Exploring the Goyt Valley from Whaley Bridge to Errwood
PUBLISHED: 09:53 06 September 2017 | UPDATED: 09:54 06 September 2017
Derbyshire Life retraces the irresistible High Peak route from the region’s heart to its restorative reservoirs
Whaley Bridge to Errwood
Errwood Reservoir which has brought a 'new beauty' to the Goyt Valley
The White Hart and the Bike Factory
St James' Church, Taxal
Looking down the Incline towards Fernilee Reservoir
The shrine above the Goyt Valley
The path leading to Errwood Hall
The Ruins of Errwood Hall
Rhododendrons in the Goyt Valley
St Joseph's Chapel
The Packhorse Bridge that was re-erected in a location further upstream
The Peak Forest Canal at Whaley Bridge
The bridge with a restored section of track that carried the former Cromford and High Peak Railway to the Canal Basin at Whaley Bridge
The Goyt Inn in Whaley Bridge
Hilary Callaghan (left) and Gemma Brooks of the Village Kitchen
Lyndsey Selley of the Jarva Gallery with a sculpture by Derbyshire ceramic artist Susan Ault
Bill Carr, a volunteer with the regeneration group 'Whaley4Wards'
The Mechanics' Institute, home of Whaley Bridge Town Council
The shrine above the Goyt Valley Photo: Gary Wallis
Errwood and Fernilee Reservoirs Photo: Gary Wallis
Rhododendrons in the Goyt Valley, taken from Errwood Hall Photo: Gary Wallis
This year marks the 50th anniversary of the completion of Errwood Reservoir. Reacting to the building of a second reservoir in the Goyt Valley by Stockport and District Water Board, Clifford Rathbone, author of The Goyt Valley Story, wrote: ‘When I first learnt that they were going to flood the valley again in order to satisfy the thirst of the people of Stockport and its industry, I was filled with horror – the same horror that comes to a child when a toy or a pet for which they have a great love and affection is torn away from them. I had spent many happy hours round and about Goyt’s Bridge and Errwood paddling in the river, playing childish games under the ancient bridge and collecting sweet chestnuts from the beautiful trees.’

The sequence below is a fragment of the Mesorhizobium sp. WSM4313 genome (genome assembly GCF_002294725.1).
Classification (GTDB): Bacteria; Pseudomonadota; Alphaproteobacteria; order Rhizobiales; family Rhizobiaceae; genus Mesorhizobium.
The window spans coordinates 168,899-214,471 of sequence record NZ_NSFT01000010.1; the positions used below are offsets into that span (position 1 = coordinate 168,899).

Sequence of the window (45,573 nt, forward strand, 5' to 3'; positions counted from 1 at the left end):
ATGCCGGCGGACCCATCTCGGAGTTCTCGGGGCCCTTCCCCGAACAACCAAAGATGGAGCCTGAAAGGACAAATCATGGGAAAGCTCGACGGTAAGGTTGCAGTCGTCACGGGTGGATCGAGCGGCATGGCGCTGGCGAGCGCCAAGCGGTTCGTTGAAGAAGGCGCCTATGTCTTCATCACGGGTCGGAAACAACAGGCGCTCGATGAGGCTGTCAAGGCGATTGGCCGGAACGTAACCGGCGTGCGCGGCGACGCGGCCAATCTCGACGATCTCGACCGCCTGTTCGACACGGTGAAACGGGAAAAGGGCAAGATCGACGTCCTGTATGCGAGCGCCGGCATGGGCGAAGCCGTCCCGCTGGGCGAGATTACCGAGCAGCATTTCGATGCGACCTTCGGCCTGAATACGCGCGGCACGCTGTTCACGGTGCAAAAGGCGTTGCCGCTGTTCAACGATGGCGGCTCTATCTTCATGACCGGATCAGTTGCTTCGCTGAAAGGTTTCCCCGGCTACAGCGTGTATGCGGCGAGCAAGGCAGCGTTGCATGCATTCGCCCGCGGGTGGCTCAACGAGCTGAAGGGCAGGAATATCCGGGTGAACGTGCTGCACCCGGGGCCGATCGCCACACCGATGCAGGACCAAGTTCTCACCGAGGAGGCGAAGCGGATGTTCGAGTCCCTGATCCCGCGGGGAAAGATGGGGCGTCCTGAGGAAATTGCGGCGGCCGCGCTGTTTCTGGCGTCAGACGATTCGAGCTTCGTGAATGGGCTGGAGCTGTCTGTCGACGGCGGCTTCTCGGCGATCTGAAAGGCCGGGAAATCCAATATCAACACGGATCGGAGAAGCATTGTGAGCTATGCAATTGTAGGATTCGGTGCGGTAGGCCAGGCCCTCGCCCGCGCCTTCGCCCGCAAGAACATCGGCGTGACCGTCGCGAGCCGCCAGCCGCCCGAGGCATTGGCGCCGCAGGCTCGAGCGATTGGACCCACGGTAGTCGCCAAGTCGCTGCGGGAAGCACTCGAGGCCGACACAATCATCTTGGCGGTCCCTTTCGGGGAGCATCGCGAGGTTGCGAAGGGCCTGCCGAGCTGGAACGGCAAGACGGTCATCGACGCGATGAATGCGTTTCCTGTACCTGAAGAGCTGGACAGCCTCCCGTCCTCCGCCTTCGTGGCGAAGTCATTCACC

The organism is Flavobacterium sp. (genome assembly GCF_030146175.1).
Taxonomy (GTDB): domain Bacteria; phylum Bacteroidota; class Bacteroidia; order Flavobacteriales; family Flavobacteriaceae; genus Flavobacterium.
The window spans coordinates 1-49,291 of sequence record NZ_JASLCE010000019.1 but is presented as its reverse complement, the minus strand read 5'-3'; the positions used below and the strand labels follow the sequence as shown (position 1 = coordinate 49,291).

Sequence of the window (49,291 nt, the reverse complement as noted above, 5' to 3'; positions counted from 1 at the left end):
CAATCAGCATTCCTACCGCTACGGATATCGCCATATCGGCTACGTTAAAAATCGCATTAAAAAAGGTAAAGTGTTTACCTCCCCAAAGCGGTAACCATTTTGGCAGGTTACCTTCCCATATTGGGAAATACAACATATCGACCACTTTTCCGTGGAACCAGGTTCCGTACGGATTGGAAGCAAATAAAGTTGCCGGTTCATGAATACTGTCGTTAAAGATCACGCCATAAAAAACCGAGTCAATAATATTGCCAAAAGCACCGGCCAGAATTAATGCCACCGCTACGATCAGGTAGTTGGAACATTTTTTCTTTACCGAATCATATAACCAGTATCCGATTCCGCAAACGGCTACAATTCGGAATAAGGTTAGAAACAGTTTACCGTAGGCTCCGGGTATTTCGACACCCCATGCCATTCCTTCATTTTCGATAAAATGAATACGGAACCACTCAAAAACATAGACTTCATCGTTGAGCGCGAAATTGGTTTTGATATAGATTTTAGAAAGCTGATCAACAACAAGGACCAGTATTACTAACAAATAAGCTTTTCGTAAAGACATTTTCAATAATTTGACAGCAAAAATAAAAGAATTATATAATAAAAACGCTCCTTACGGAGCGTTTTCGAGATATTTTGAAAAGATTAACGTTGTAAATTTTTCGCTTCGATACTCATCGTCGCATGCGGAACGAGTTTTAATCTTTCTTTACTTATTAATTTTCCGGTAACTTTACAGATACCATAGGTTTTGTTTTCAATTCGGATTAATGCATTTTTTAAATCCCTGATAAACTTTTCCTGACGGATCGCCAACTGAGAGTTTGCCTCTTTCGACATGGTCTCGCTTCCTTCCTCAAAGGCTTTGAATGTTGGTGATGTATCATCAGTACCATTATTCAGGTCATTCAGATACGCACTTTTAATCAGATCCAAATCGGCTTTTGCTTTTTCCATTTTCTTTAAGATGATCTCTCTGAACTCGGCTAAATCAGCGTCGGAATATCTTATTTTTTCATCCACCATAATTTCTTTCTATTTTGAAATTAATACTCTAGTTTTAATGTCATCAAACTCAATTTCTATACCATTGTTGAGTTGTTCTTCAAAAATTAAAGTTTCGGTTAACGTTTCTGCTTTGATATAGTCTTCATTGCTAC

Errwood Reservoir was completed three decades after the construction of Fernilee Reservoir, which had submerged nine farmsteads and washed away the remains of several old industries, including the last vestiges of the Chilworth gunpowder works, where three men had been killed in an explosion in 1909. For Clifford Rathbone, and for many other people, the destruction of the hamlet of Goyt’s Bridge to make way for a second reservoir in the Goyt Valley was a ‘bridge too far’.
My wife, who was born in Chapel-en-le-Frith, has fond memories of being woken early by her parents to travel to the enchanted surroundings of Goyt’s Bridge to listen to the dawn chorus. Mercifully, the packhorse bridge, which had been a key element in this much loved riverside beauty spot, was salvaged before the reservoir was built and re-erected in a location further upstream.
Errwood Reservoir was officially opened by the Duchess of Kent, who was the guest of honour at a luncheon held at Stockport Town Hall. Edmund Bradbury, one of the organisers of the event, recalls that the Peak District National Park Authority, who had sacrificed one of their most treasured landscapes to meet Stockport’s needs, accepted that the character of the Goyt Valley would be changed dramatically, but predicted that the reservoir would bring ‘a new beauty to the valley’.
Many visitors to the area of the Goyt Valley now occupied by the two reservoirs make their approach through Whaley Bridge, where the River Goyt meanders through the High Peak settlement, hiding behind the buildings on the eastern flank of the main street before crossing to the other side of the road. At the northern entrance to the town, the river runs parallel to a spur of the Peak Forest Canal, where pleasure boats moor alongside a towpath that links a Tesco supermarket to the town.
The canal ends at a former transhipment warehouse, where cotton from Lancashire’s mill towns was unloaded and exchanged for minerals transported on the Cromford and High Peak Railway, a daring feat of Victorian engineering. After running almost 30 miles across the Peak District hills from the canal wharf at Cromford, the railway plunged 1,000 ft on a series of inclines before crossing the River Goyt in Whaley Bridge over an iron bridge, where a section of the track has been preserved.